Elvis, UFOs & Big Foot are (probably) trying to hack the US political system, too
Robert Bridge is an American writer and journalist. He is the author of the book, 'Midnight in the American Empire,' How Corporations and Their Political Servants are Destroying the American Dream. @Robert_Bridge
In Hans Christian Andersen’s famous fable, The Emperor’s New Clothes, two enterprising tailors promise the emperor a new suit of clothes that they say will be invisible only to those who are stupid or incompetent. In reality, the weavers produce no clothes at all. Terrified at the thought of being betrayed as fools, not a single soul in the king’s court dared say aloud what their eyes could plainly see – until one boy merrily pointed to his highness’ exposed assets.
In the modern American version of this tale, nobody wants to admit the painful truth – that, for fear of being branded anti-American, unpatriotic and heretical to the hysteria – no foreign government on earth has the power to sway the outcome of an American election. Not one. But let’s not let the facts spoil a wonderful fairytale.
John Bolton, Trump’s National Security Advisor, warned at the weekend that the upcoming 2018 US midterm elections might be targeted by not one, but four international baddies, Russia, China, North Korea, and Iran. Deferring to national security concerns, Bolton failed to provide evidence to support his claim.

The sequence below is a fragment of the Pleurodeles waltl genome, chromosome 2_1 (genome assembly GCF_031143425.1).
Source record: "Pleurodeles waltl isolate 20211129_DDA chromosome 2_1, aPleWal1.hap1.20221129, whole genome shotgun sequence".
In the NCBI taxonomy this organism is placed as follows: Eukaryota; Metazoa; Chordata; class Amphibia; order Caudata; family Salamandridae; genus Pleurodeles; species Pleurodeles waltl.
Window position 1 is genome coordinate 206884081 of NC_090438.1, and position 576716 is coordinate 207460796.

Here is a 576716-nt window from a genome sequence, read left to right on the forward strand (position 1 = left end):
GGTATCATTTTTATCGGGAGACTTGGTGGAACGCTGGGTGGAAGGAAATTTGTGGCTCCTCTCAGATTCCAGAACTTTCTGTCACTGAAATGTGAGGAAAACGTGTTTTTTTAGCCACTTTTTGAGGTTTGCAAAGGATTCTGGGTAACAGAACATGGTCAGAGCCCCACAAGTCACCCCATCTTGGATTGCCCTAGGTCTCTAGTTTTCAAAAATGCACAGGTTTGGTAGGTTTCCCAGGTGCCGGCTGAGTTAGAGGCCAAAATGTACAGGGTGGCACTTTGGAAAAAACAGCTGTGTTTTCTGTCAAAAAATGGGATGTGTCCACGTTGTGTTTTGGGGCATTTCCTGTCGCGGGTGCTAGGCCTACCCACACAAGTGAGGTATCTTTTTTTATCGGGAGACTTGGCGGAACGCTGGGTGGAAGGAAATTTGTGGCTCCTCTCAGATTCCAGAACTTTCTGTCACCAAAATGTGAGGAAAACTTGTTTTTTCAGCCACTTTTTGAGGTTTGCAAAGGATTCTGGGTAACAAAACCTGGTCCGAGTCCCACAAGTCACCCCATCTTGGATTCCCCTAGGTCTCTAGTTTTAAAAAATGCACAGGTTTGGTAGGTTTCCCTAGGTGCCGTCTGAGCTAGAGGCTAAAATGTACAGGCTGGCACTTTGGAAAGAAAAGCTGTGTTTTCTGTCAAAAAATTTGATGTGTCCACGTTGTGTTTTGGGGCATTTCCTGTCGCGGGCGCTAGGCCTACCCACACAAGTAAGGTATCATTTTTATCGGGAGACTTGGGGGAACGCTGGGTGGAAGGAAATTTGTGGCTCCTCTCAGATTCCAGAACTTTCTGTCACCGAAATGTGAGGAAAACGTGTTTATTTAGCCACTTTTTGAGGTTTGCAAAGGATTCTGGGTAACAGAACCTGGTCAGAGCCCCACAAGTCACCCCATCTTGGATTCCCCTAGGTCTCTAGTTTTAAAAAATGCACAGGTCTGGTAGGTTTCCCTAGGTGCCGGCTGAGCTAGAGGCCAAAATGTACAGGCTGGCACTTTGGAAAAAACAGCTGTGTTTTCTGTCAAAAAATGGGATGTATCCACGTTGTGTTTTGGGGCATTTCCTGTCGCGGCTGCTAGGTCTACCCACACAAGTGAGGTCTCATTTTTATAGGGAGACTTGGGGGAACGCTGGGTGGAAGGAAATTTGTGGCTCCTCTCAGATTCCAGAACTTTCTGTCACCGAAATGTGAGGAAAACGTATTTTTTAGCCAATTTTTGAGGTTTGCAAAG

Meanwhile, Evelyn Farkas, senior fellow at the NATO-funded Atlantic Council, fueled the conspiracy theory that Russia is hacking America’s brain when she wrote in the Atlantic, “Facebook announced it had detected and shut down more than 30 Russia-linked fake pages created as part of a campaign to influence the U.S. midterm elections.”
Since Farkas failed to provide her readers with full disclosure in the Atlantic spiel, allow me: First, Facebook itself admitted it has no idea who was behind the Facebook postings, saying they “don’t have all the facts.” Second, the Atlantic Council, for which Farkas dutifully disseminates her twisted worldview, is now partnered with Facebook to provide “real-time insights and updates on emerging threats and disinformation campaigns from around the world.” Speaking of “threats,” this is the same outfit that released a Dr. Strangelove-style paper in July 2016 advocating “offensive cyber operations” against Russian targets that include “the Moscow metro, the St. Petersburg power network, and Russian state-run media outlets such as RT.”
With regards to influencing the US electorate, do these people have any idea how out of touch with reality they sound? Yes, with just $100,000 dollars invested in some snarky social media ads, you too can manipulate the outcome of the multi-billion-dollar US political system!